Ferrari F12 Berlinetta Driven | RMA Track Days
July 18 2013

Ferrari F12 Berlinetta Driven

RMA Track Days talk about the Ferrari F12 Berlinetta...

What is it?

The Ferrari F12 Berlinetta is Ferrari’s replacement for the 599 GTB and the company has thrown everything at it to ensure it’s vastly quicker than its seminal predecessor, but also that it’s more enjoyable at low speeds. It claims to be both GT and supercar, mixing front-engined packaging and civility with exotic, F1-inspired dynamic ability. The headlines are that’s it’s considerably smaller (50mm shorter, 60mm lower, 20mm narrower and with a 20mm shorter wheelbase), 70kg lighter at 1525kg (dry), produces more downforce and has a much lower centre-of-gravity. But you’ll need to have exceptionally deep pockets to get into one: it costs from £239,352.

Technical highlights?

Where to begin? Let’s start with the V12. Similar in size to the Ferrari FF's engine but significantly re-engineered to produce more power, rev higher and ensure much quicker throttle response. It produces an almost unbelievable 730bhp at 8250rpm (it revs to 8700rpm) and 509lb ft at 6000rpm. All that mumbo is transmitted to the 315-section rear tyres via a 7-speed dual clutch transaxle and Ferrari’s E-Diff – the 599 made do with a single clutch ‘box and a normal mechanical limited slip differential.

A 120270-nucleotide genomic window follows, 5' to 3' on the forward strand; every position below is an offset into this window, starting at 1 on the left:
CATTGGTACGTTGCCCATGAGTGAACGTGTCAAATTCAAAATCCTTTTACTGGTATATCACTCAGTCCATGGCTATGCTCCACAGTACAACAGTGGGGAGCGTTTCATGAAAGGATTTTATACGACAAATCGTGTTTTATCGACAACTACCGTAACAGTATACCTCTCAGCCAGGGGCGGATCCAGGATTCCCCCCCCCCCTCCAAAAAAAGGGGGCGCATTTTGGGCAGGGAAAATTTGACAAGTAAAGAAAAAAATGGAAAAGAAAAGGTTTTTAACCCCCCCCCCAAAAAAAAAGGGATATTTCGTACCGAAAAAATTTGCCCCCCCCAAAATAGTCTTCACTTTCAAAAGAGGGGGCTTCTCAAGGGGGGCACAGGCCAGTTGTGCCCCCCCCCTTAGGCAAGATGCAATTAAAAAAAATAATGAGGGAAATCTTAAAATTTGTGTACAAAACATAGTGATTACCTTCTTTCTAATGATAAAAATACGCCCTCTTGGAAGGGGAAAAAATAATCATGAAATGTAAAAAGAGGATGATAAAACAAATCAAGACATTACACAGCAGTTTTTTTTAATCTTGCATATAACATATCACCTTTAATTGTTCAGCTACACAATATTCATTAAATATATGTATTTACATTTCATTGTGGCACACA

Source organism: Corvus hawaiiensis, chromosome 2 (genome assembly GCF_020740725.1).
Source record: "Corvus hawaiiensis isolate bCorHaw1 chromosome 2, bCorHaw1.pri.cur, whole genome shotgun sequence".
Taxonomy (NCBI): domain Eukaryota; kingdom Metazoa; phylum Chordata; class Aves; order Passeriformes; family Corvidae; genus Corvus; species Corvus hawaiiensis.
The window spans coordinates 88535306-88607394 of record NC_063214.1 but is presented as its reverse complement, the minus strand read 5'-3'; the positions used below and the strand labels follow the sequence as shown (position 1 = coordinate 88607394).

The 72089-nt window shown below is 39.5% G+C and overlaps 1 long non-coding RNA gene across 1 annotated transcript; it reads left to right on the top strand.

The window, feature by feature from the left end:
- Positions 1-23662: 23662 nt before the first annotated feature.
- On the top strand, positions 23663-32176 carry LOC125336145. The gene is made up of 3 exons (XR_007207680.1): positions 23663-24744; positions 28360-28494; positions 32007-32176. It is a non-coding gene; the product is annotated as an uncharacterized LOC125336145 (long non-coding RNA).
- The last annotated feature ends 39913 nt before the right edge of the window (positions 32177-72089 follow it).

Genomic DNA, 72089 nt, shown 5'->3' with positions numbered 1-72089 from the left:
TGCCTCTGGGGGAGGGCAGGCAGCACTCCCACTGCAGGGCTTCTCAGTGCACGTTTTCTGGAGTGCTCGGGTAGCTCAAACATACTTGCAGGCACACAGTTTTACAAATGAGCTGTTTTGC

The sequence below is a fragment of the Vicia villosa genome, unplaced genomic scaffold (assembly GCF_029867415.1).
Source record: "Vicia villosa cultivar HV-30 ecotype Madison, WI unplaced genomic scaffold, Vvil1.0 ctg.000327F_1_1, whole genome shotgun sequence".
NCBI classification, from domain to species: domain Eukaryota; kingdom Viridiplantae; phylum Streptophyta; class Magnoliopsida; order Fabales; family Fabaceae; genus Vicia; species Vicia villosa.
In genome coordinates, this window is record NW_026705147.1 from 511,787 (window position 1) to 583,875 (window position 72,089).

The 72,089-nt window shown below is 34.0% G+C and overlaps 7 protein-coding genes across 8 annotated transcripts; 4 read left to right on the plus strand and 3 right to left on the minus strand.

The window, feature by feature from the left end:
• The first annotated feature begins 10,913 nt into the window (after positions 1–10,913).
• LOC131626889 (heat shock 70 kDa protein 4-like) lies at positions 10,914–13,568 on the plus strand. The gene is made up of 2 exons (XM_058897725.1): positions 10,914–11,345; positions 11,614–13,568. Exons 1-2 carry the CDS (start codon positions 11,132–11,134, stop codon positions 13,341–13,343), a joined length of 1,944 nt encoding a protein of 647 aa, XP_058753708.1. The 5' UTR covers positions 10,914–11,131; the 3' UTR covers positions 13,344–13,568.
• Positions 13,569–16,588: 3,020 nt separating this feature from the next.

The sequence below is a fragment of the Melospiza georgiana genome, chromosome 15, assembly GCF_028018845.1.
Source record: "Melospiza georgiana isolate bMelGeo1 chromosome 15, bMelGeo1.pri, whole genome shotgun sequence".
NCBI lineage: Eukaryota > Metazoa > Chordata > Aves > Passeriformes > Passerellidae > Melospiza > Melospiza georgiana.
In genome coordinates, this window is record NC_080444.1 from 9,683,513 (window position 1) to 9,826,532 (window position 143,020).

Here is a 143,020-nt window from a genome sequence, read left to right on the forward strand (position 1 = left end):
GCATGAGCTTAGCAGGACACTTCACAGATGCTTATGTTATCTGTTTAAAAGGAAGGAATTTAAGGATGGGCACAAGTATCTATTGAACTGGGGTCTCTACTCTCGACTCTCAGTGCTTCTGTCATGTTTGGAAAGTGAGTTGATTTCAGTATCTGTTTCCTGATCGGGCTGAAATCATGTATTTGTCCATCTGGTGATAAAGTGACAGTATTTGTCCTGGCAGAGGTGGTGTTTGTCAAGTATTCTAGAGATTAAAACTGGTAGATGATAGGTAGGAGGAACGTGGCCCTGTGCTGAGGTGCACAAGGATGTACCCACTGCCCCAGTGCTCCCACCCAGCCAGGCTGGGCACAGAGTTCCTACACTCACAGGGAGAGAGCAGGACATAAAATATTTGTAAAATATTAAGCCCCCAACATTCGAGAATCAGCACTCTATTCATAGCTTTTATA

The results are startling: 0-62mph in 3.1-seconds, 0-124mph in 8.5-seconds and a top speed of over 211mph. Those acceleration figures put it ahead of a McLaren F1. Around Fiorano it’s faster than an Enzo or even the ultra-extreme 599 GTO.

Of course there’s so much more. The F12 gets the latest evolution of Ferrari’s adaptive magnetorheological dampers (SCM-E), which react much more quickly, improved carbon-ceramic brakes and, as ever, the relentless evolution of the many traction and stability systems sees huge gains in control and speed. Then there’s the already famous ‘aero-bridge’ – ducts set into the front wings – which reduces drag and improves downforce, plus active brake cooling ducts that only open when the discs are getting really hot, to reduce drag. The list of technical highlights is almost endless. Ferrari has retained an aluminium chassis for the F12 but new materials increase stiffness and reduce weight.

The aim was to create a car with mid-engined agility (and traction) but in a more usable package. Ferrari’s V12 customers tend to do higher mileage than those rather gauche V8 clients, apparently.

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